A true story of false memory and lost innocence in one of England’s most respectable families

Imagine waking up one day to discover that you have forgotten everything about your life. Your only link with the past, your only hope for the future, is your identical twin.

Now imagine, years later, discovering that your twin had not told you the whole truth about your childhood, your family, and the forces that had shaped you. Why the secrets? Why the silences? You have no choice but to begin again.

This has been Alex’s reality: a world where memories are just the stories people tell you, where fact and fiction are impossible to distinguish. With dogged courage he has spent years hunting for the truth about his hidden past and his remarkable family. His quest to understand his true identity has revealed shocking betrayals and a secret tragedy, extraordinary triumph over crippling adversity and, above all, redemption founded on brotherly love.

Marcus his twin brother has sometimes been a reluctant companion on this journey, but for him too it has led to staggering revelations and ultimately the shedding of impossible burdens.

Their story spans continents and eras, from 1950s debutantes and high society in the Home Counties to a remote island in the Pacific and 90s raves. Disturbing, funny, heart-breaking and affirming, Alex and Marcus’s determination to rebuild their lives makes us look afresh at how we choose to tell our stories.

Extract from my introduction to Tell Me Who I Am

I recognised them at once. Two men with the same beaky, attractive features and eager grins, both wearing shirts printed with small blue flowers. Not exactly the same, but similar. (Had they randomly chosen floral shirts for this meeting, or was this one of those recurring twin coincidences that are more than mere coincidence? The mysteries of identical … are, to an outside, infinitely fascinating.)

Over the next hour I got an impression of them which grew and developed over the following months, but never fundamentally changed. There were and are two of the most engaging and likeable people I’ve ever met: funny, vulnerable, open, entertaining, self-absorbed and yet in some strange way selfless as well. And they have an underlying innocence that is truly remarkable. I knew the outlines of their story, and knowing what I did, I was astonished by the speed with which they were prepared to trust their history to me, a complete stranger. Just as they now trust their history to you, the reader of this extraordinary saga.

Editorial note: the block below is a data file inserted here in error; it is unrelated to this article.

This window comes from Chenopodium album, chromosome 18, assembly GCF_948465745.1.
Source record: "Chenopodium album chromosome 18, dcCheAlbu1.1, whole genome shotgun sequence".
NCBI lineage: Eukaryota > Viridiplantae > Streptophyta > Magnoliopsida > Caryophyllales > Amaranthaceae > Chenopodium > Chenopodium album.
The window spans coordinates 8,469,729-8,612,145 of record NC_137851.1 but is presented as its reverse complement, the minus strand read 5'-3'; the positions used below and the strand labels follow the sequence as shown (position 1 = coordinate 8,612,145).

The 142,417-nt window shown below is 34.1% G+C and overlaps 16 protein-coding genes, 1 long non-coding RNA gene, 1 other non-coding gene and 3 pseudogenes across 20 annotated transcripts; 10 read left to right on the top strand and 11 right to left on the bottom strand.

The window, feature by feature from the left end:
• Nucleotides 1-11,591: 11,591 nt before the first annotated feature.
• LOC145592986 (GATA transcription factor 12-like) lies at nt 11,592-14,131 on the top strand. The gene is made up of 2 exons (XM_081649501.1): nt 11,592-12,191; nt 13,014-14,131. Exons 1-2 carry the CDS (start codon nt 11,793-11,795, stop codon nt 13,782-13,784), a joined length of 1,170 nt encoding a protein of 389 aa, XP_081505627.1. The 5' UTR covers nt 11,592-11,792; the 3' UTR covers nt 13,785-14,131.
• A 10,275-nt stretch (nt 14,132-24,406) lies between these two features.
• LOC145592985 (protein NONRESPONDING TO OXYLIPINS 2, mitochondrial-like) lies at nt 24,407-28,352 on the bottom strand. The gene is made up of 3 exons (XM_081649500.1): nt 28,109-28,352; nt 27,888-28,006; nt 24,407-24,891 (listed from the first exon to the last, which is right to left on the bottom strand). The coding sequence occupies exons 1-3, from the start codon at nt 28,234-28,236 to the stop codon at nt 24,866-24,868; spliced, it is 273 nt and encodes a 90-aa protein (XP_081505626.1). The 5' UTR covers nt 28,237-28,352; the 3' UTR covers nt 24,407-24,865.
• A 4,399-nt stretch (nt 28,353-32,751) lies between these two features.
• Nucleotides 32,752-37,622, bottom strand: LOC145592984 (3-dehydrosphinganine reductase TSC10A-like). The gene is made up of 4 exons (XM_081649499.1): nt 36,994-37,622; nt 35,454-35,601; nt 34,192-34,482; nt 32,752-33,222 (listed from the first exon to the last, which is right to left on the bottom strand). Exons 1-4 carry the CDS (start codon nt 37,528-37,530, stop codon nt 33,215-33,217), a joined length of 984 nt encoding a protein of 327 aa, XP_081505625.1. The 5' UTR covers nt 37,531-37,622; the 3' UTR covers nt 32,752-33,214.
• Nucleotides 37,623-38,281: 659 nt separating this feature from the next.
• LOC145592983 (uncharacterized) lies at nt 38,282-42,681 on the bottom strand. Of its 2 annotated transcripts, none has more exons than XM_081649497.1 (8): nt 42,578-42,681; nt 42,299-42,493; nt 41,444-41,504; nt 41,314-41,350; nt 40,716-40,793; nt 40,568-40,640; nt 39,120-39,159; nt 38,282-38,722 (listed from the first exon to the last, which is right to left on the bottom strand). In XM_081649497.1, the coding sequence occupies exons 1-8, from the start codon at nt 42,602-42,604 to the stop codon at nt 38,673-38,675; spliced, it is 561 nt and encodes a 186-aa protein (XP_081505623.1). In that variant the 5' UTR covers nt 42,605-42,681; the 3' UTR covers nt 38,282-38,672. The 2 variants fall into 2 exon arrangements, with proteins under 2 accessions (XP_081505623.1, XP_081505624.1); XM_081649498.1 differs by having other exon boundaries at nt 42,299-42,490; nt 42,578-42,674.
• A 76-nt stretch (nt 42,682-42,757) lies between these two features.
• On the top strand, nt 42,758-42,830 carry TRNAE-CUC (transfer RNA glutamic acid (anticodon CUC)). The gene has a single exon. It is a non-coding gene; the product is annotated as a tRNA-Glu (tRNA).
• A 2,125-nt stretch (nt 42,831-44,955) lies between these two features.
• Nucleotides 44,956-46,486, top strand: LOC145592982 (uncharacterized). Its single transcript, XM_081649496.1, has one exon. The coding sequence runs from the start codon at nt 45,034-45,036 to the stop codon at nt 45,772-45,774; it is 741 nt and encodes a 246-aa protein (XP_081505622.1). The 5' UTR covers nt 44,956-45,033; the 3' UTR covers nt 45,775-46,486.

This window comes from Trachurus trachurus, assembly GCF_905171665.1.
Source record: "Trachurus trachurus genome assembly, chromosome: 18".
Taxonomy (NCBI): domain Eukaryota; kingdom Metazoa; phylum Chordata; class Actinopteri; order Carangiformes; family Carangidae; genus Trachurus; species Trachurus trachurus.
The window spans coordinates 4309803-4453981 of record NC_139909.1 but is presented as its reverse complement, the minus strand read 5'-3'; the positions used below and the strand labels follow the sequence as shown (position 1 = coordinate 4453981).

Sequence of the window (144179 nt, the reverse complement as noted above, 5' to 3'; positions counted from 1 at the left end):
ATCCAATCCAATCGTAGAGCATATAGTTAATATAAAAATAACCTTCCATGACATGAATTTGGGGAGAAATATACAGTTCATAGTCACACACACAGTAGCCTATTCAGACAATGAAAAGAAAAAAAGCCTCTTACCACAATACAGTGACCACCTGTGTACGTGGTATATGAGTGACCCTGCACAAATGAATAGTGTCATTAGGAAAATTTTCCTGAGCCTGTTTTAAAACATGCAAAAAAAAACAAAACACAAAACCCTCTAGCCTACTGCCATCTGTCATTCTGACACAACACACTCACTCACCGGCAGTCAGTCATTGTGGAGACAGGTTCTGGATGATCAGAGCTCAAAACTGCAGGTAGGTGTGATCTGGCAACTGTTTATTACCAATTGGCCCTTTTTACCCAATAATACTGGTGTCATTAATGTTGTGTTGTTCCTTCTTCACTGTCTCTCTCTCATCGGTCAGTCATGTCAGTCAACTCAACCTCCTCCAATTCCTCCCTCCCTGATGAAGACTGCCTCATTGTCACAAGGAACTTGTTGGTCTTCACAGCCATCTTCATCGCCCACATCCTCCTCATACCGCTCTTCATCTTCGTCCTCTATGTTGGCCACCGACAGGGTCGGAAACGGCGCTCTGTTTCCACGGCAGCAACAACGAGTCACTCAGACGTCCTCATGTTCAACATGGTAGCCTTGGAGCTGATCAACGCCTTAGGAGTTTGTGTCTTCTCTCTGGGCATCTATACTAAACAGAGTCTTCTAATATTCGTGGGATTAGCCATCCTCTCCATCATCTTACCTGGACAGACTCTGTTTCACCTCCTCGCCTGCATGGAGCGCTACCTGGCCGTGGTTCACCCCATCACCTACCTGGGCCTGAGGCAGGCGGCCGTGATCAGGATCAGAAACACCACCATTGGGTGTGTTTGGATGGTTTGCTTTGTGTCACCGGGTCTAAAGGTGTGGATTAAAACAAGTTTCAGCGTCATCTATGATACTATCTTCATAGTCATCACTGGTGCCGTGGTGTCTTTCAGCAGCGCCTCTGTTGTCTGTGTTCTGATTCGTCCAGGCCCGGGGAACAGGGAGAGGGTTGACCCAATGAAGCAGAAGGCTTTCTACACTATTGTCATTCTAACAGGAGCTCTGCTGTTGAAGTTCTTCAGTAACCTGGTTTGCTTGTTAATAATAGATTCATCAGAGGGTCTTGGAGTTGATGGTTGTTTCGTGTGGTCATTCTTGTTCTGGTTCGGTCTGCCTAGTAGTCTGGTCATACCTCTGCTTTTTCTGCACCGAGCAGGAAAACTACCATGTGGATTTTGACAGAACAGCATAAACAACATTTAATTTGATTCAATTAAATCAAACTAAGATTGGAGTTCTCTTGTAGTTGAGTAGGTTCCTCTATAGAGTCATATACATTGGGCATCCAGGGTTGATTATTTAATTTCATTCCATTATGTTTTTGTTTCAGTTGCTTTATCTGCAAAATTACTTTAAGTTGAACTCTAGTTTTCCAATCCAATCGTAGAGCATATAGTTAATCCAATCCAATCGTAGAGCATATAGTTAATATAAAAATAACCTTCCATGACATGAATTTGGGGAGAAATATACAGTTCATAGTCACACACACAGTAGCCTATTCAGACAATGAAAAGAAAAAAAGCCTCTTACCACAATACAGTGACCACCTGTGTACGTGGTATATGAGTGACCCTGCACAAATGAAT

At the end of that first unforgettable afternoon, Alex said to me, ‘I want to write this book because I want to know who I am.’

Because at that stage of his journey, he reckoned he only knew about 30%: the rest was confusion, a cacophony of overlapping narratives, sometimes contradictory, sometimes a blur, sometimes downright wrong. Game on, I thought. The story-teller in me recognised this would be a major undertaking. Forget the urge to name the murderer or follow the hunt for true love and happiness: the quest to uncover his hidden identity was as powerful a motivation as I’ve ever known. And the process of writing the book became a key element in the book itself.

Which makes it a different kind of narrative. If you are looking for a straightforward kind of account, stop right here. Alex and Marcus’s story is infinitely more complex and interesting than that …

Carl Jung: ‘I am not what happened to me. I am what I choose to become.’

Reviewers:

‘Enthralling’ – Daily Express

‘ … That the twins are able to tell their story is testament enough to their resilience, and their survival owes a great deal to the support having a twin can provide. The most wrenching admission regarding the abuse comes from their younger brother, who tells the twins he’d always believed he had been the lone victim.

How we respond to this book depends on whether we can reconcile ourselves, as the twins have done, to never knowing the full story. Some readers will simply find its telling too nebulous. Those, however, who are open to narratives skewed and fragmented by memory might find its meandering style to be an accurate echo of life, with its multiple confusions.’ – The Guardian

‘A friend recommended this book to me and, as I have twins, thought it would be an interesting read. It was fascinating.

At times it was disturbing but handled so well that it was still readable. Their strength in overcoming sexual abuse, dyslexia, road accidents and complete memory loss and going on to be successful entrepreneurs and family men is truly inspiring. It is a beautifully written book and well worth reading.’ – Goodreads

Express – Jane Warren

Daily Mail

Irish Independent – Emily Hourican

The Sunday Times – Bryan Appleyard